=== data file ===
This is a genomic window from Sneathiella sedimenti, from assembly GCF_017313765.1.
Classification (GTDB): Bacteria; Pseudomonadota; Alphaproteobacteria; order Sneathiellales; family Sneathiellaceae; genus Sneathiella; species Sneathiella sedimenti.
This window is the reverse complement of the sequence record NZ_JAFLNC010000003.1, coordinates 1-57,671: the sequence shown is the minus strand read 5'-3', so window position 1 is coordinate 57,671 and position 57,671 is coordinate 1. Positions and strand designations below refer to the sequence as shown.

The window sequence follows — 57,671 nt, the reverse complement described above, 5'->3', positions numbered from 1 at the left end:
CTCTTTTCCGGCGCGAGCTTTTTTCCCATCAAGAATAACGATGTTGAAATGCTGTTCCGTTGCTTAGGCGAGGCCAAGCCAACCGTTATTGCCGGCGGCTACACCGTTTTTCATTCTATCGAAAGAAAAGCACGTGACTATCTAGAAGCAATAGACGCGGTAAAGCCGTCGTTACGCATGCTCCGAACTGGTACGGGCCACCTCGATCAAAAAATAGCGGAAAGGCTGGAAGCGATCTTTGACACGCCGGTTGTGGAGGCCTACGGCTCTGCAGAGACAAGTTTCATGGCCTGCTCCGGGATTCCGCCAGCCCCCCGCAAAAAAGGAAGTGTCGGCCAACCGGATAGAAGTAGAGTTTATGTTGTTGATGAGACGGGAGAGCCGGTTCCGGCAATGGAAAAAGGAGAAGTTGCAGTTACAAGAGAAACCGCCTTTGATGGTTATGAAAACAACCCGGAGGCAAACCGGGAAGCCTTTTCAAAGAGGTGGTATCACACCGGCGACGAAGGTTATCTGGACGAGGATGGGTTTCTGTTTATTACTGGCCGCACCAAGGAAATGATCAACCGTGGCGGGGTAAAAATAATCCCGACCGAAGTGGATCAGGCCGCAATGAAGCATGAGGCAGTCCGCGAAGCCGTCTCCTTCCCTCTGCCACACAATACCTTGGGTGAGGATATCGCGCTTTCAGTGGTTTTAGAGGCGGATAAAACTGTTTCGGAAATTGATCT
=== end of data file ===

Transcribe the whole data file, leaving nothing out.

This is a genomic window from Sneathiella sedimenti, from assembly GCF_017313765.1.
Classification (GTDB): Bacteria; Pseudomonadota; Alphaproteobacteria; order Sneathiellales; family Sneathiellaceae; genus Sneathiella; species Sneathiella sedimenti.
This window is the reverse complement of the sequence record NZ_JAFLNC010000003.1, coordinates 1-57,671: the sequence shown is the minus strand read 5'-3', so window position 1 is coordinate 57,671 and position 57,671 is coordinate 1. Positions and strand designations below refer to the sequence as shown.

The window sequence follows — 57,671 nt, the reverse complement described above, 5'->3', positions numbered from 1 at the left end:
CTCTTTTCCGGCGCGAGCTTTTTTCCCATCAAGAATAACGATGTTGAAATGCTGTTCCGTTGCTTAGGCGAGGCCAAGCCAACCGTTATTGCCGGCGGCTACACCGTTTTTCATTCTATCGAAAGAAAAGCACGTGACTATCTAGAAGCAATAGACGCGGTAAAGCCGTCGTTACGCATGCTCCGAACTGGTACGGGCCACCTCGATCAAAAAATAGCGGAAAGGCTGGAAGCGATCTTTGACACGCCGGTTGTGGAGGCCTACGGCTCTGCAGAGACAAGTTTCATGGCCTGCTCCGGGATTCCGCCAGCCCCCCGCAAAAAAGGAAGTGTCGGCCAACCGGATAGAAGTAGAGTTTATGTTGTTGATGAGACGGGAGAGCCGGTTCCGGCAATGGAAAAAGGAGAAGTTGCAGTTACAAGAGAAACCGCCTTTGATGGTTATGAAAACAACCCGGAGGCAAACCGGGAAGCCTTTTCAAAGAGGTGGTATCACACCGGCGACGAAGGTTATCTGGACGAGGATGGGTTTCTGTTTATTACTGGCCGCACCAAGGAAATGATCAACCGTGGCGGGGTAAAAATAATCCCGACCGAAGTGGATCAGGCCGCAATGAAGCATGAGGCAGTCCGCGAAGCCGTCTCCTTCCCTCTGCCACACAATACCTTGGGTGAGGATATCGCGCTTTCAGTGGTTTTAGAGGCGGATAAAACTGTTTCGGAAATTGATCT